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(Beirut) – Egypt should revise draft counterterrorism legislation to protect the right to life and other rights and freedoms guaranteed by its constitution and by international law.

Interim President Adly Mansour, on April 14, 2014, sent draft amendments to Egypt’s laws on terrorism back to the Justice Ministry for revision. Those amendments were exceedingly vague and overly broad, and would give security services sweeping powers to detain and spy on citizens and residents.

“Terrorist attacks are clearly a serious security threat in today’s Egypt, but trampling on fundamental rights won’t make the country safer,” said Joe Stork, deputy Middle East and North Africa director at Human Rights Watch. “Respect for human rights needs to be at the heart of the battle against terrorism.”

At least 496 people, including 57 civilians, died in attacks by armed groups between July 2013, when the military deposed former President Mohamed Morsy, and March 2014, according to government figures.

The draft amendments to 17 articles of the penal code define terrorism to include actions – potentially such as labor strikes or peaceful protests – that could “obstruct” the work of public officials, or universities, mosques, embassies, or international institutions. Article 86 of the penal code, as amended, would criminalize any “intimidation” that could “harm national unity,” prevent the application of the country’s constitution or laws, or “damage the economy.”

“By these definitions, anyone who participated in the popular uprisings of 2011 or 2013 could be branded a terrorist,” Stork said. “Peaceful protest should not be criminalized as terrorism.”

The draft amendments prescribe up to 10 years in prison for anyone convicted of aiding or belonging to a group that “harms national unity or social peace.” Such overly broad definitions violate Egypt’s international and constitutional commitments to free association and assembly and invite abuse, Human Rights Watch said.

The amended laws would further allow the death penalty to be imposed on anyone found to be a leader or administrator of a group found to be a terrorist organization. Human Rights Watch opposes the death penalty in all cases as an inherently cruel and inhumane punishment.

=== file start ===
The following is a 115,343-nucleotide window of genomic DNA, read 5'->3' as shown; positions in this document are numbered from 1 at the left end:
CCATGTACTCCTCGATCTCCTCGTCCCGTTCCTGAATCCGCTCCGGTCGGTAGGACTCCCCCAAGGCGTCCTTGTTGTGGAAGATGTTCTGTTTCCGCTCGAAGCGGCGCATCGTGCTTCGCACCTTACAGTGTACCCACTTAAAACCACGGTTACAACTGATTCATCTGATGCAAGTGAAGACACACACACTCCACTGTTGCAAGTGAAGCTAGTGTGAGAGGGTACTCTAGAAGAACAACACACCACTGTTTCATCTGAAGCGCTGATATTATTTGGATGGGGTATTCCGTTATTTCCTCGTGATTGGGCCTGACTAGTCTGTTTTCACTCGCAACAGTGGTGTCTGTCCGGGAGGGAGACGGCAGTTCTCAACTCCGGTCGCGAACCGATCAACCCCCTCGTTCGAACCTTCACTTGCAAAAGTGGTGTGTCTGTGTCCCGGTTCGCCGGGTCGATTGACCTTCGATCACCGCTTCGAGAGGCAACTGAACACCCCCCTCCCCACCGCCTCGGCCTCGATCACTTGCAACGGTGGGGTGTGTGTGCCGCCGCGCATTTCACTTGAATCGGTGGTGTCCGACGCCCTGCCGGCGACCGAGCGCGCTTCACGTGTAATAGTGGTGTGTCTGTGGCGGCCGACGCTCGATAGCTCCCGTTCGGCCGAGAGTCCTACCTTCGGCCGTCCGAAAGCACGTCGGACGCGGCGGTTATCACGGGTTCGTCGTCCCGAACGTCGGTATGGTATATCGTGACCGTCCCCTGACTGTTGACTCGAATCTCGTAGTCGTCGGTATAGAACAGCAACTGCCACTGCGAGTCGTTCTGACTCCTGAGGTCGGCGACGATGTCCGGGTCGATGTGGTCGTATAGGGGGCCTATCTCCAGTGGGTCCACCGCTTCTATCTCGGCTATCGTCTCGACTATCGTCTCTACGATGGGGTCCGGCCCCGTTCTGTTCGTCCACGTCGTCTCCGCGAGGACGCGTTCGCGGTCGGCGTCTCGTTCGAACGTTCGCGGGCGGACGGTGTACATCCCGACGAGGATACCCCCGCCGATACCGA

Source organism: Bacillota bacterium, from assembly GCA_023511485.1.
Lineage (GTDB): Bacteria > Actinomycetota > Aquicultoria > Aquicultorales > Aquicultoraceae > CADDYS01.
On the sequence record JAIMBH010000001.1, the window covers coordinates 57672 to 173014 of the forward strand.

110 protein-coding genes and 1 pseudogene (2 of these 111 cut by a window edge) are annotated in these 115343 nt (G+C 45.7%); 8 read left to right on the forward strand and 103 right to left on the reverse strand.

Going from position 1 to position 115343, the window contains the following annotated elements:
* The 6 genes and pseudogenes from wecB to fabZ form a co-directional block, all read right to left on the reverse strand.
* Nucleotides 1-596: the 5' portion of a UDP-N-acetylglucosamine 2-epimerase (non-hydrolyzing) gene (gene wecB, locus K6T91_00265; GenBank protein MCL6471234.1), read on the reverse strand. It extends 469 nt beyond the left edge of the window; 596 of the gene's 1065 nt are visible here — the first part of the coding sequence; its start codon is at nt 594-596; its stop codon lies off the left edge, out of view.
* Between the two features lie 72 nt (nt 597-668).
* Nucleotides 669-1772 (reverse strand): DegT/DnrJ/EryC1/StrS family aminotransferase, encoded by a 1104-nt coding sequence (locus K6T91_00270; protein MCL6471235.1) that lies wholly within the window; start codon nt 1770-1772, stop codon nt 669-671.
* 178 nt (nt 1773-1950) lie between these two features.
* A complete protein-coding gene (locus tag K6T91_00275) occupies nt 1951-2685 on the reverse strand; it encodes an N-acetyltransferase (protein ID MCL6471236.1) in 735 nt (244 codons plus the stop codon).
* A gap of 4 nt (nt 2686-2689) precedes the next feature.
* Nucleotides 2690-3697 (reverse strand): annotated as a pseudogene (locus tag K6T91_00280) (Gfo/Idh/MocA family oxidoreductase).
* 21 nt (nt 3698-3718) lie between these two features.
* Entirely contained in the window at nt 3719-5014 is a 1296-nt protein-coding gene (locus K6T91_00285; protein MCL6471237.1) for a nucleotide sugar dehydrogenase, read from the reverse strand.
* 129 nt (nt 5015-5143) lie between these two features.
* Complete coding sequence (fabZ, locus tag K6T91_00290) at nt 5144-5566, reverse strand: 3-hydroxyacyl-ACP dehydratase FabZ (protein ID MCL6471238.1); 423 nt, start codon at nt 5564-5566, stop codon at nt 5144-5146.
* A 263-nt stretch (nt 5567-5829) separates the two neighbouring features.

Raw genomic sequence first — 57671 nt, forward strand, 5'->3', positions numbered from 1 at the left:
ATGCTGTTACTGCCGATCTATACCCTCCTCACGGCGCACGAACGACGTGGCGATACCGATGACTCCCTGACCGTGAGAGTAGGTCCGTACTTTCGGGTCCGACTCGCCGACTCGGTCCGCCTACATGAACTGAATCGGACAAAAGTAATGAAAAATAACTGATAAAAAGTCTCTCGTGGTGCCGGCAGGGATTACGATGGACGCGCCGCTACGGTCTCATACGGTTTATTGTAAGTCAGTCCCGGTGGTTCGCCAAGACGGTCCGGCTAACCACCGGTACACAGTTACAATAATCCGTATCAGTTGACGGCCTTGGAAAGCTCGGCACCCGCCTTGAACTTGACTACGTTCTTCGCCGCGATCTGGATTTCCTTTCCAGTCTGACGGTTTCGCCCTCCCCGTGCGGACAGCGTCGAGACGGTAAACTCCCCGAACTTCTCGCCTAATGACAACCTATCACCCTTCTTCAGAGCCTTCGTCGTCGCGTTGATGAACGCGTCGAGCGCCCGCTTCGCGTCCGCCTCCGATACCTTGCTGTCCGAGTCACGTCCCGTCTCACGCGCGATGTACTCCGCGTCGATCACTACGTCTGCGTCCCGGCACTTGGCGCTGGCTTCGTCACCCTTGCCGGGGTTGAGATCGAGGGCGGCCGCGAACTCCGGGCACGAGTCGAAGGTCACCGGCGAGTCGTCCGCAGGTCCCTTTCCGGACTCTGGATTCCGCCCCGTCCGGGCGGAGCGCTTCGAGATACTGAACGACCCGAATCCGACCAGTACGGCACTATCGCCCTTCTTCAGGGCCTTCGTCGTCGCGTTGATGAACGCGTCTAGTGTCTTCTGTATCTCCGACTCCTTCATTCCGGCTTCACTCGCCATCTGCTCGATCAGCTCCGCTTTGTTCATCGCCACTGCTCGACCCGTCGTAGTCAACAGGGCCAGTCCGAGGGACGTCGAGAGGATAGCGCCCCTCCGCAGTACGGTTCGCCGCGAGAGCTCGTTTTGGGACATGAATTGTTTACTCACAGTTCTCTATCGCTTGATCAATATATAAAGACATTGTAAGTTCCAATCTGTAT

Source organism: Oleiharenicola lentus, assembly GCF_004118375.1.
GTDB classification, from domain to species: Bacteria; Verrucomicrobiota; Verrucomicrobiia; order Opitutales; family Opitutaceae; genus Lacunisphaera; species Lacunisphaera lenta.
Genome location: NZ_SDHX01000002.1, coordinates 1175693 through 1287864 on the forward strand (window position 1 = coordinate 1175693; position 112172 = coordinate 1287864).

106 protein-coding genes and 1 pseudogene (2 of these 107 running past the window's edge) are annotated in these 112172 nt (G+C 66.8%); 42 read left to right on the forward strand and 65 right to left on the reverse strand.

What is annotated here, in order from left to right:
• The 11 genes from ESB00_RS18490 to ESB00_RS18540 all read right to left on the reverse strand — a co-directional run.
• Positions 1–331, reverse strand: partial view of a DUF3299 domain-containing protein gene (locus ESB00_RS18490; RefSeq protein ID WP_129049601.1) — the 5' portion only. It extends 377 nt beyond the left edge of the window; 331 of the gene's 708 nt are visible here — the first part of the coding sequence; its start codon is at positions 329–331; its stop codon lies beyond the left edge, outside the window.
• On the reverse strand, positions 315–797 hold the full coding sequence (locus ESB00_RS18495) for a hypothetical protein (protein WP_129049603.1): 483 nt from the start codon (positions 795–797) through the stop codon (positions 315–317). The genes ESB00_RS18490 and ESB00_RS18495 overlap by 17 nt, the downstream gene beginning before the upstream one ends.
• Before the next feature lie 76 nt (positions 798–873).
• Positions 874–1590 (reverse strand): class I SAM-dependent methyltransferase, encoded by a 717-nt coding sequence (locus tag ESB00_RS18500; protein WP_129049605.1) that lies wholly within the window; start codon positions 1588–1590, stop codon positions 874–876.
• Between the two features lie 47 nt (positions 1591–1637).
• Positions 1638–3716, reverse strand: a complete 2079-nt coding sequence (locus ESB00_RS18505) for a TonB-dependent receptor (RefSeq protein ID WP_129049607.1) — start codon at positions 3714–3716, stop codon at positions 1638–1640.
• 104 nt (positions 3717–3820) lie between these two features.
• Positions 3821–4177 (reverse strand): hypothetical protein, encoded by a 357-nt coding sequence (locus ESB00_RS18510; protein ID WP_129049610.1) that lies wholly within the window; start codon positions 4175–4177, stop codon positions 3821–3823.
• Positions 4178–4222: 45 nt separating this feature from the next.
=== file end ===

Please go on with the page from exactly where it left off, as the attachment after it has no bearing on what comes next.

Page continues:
Immediately after a December 24, 2013 bombing that killed at least 16 people in the Nile Delta city of Al-Mansoura, the government formally designated the Muslim Brotherhood as a terrorist organization, though the Sinai-based group Ansar Bayt al-Maqdis claimed responsibility for the attack.

Since that date the government has used the terrorist designation to suppress peaceful Muslim Brotherhood activities and impose harsh sanctions on its supporters, including people not accused of any violent crime.

Allowing for the use of the death penalty in this manner could make leading Muslim Brotherhood members, from former President Morsy to, potentially, the group’s local office managers, subject to execution.

A related amendment to the criminal procedures code would also extend the period police can hold detainees without seeing a prosecutor to 72 hours, from the 24 hours stipulated in the constitution. The period could be extended for an additional week.

Article 86 bis of the penal code, as amended, would maintain a provision that would make it a criminal offense to possess, even temporarily, or spread, even for informational purposes, any publication or recording that appears to advocate anything that falls under the laws’ broad definition of terrorism. Violations would be punishable by up to 10 years in prison. This could be the basis for arresting and prosecuting anyone who has visited or linked to a web page containing material that authorities claim could “damage the economy” or “harm national unity.”

Pages accessed on the Internet remain cached on a user’s computer in a form that could easily be used to redistribute them. Anyone with a computer connected to the Internet, or a smart phone, has the “means of printing, recording, or publicity,” prohibited under the provision. Such provisions violate the rights to receive and impart information, and could particularly affect the ability of journalists, academics, and researchers to do their work, Human Rights Watch said.

“Simply visiting a web page, or sharing a link on social media, should not be a criminal offense,” Stork said. “These restrictions could potentially subject hundreds of thousands of Internet users to prosecution under counterterrorism legislation.”

The United Nations special rapporteur on human rights and counterterrorism, in his 2009 report on Egypt, stated: “The definitions of terrorist crimes should be confined exclusively to activities that entail or are directly related to the use of deadly or serious violence against civilians…. The proscription of terrorist organizations, including the application of criminal responsibility of its members, must be made on the basis of factual evidence of activities that are of a genuine terrorist nature as well as of the actual involvement of the individuals concerned.”

The UN General Assembly in 2006 emphasized respect for human rights and fundamental freedoms as part of a Global Counter-Terrorism Strategy, and recognized that “development, peace and security, and human rights are interlinked and mutually reinforcing.” As part of that process, the UN Office on Drugs and Crime in 2009 released “Model Legislative Provisions Against Terrorism,” based on contributions from agencies across the UN system. These recommendations can serve as a guide to Egyptian jurists as they consider new terrorism legislation.

“Egypt’s responsibilities to safeguard its citizens and their rights are not in conflict,” Stork said. “Egyptians deserve laws that will help preserve public safety and their basic freedoms. These proposed amendments would do neither.”

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